Arnside & Silverdale
Situated where North Lancashire meets South Cumbria the Arnside & Silverdale Area of Outstanding Natural Beauty was formed in 1972. Covering only 29 square miles it is one of the smallest AONBs in the country. The designation is well earned for within its small boundaries can be found a great variety of scenery including rich woodland, saltmarshes, limestone pavements and some fantastic coastal scenery overlooking Morecambe Bay and the Kent Estuary.
The highest point within the AONB is Warton Crag at a modest 163m and which features the remnants of an iron age hillfort. The most popular hill within the AONB is Arnside Knott which at 159m in height has the distinction of being the lowest Marilyn top in England. The hill also features some absolutely fabulous views, not only of the immediate surrounding area but in particular across the Kent Estuary to the Lake District fells to the north.
Much of the underlying rock of the AONB is limestone and this outcrops right on the coast line including a delightful limestone cliff between Arnside Point and Park Point. Further inland is the Gait Barrows National Nature Reserve which has the best example of lowland limestone pavement in Britain. It is also home to the Lady's Slipper Orchid, one of the rarest flowers in Britain and was actually declared extinct in 1917 until it was discovered growing in Silverdale.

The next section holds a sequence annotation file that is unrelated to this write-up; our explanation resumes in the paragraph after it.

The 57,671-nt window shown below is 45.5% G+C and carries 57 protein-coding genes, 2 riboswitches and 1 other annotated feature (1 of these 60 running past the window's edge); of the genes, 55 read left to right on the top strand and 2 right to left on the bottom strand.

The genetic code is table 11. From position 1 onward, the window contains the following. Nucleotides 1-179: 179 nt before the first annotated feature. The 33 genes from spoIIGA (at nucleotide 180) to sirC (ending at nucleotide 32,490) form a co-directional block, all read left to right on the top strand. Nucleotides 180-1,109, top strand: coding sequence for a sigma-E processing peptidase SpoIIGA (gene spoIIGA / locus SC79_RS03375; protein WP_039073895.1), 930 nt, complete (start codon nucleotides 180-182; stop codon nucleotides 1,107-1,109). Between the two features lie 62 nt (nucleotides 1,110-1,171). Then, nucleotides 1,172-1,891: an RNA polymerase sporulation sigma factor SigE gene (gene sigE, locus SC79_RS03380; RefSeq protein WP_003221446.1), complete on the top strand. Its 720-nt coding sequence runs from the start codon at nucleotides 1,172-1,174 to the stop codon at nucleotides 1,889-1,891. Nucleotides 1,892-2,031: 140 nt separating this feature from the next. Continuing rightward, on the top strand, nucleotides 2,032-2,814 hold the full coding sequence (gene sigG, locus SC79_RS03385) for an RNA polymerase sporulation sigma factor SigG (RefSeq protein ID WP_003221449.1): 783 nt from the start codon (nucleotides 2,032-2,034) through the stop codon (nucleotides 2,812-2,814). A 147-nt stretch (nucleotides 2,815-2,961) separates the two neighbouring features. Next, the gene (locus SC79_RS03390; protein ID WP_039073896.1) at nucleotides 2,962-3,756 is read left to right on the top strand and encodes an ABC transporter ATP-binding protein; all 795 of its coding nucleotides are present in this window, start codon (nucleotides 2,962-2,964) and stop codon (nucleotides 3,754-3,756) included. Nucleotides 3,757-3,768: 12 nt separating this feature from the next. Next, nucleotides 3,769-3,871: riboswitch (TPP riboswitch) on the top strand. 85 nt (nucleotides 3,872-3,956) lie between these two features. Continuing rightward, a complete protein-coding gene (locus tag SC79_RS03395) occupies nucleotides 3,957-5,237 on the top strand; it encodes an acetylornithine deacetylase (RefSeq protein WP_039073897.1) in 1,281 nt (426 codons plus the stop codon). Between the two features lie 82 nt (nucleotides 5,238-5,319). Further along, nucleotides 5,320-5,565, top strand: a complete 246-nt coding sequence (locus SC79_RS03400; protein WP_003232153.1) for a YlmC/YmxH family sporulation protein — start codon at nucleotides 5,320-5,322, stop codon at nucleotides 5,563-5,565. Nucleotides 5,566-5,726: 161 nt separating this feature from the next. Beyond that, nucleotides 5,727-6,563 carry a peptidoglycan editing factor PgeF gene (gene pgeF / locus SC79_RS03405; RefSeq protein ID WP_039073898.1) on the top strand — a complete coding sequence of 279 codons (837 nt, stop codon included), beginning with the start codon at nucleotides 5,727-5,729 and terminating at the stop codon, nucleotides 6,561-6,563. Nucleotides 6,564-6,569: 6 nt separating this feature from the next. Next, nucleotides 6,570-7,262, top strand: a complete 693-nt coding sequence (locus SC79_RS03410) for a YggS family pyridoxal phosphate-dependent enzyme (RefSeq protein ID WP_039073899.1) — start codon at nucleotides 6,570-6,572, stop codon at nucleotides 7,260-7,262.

The AONB is in fact well known for its flora and fauna and supports more than half the flowering plant species to be found in the British Isles. The estuary and saltmarshes are also home to countless birds. The AONB also contains RSPB Leighton Moss, the largest reed bed in north west England and home to bittern, bearded tit and the marsh harrier amongst many others.
Just to the east of the AONB, across the M6 and the Lancaster Canal is a substantial area of upland limestone centred on Farleton Fell and Hutton Roof Crags. Combined the two contain a significant proportion of the UK's limestone pavement and whilst both fells are designated as a Site of Special Scientific Interest (SSSI) it is odd that the opportunity wasn't taken to include them as an outlying area of the AONB when it was formed. I've passed Farleton Fell and Hutton Roof Crags numerous times on the way to the Lake District and often thought that Farleton Fell in particular manages to look much higher than it really is.
My first awareness of Arnside and Silverdale was when, in 2005, I first purchased the Ordnance Survey OL7 Explorer Map covering the south-eastern Lake District. While I was curious at the time about the small green shaded area shown on the back cover just south of the Lake District National Park it took me seven years before I finally went out there for the first time in order to climb Arnside Knott. I had a superb walk, one of my favourites, and I imagine I'll be getting much better acquainted with the AONB in the future.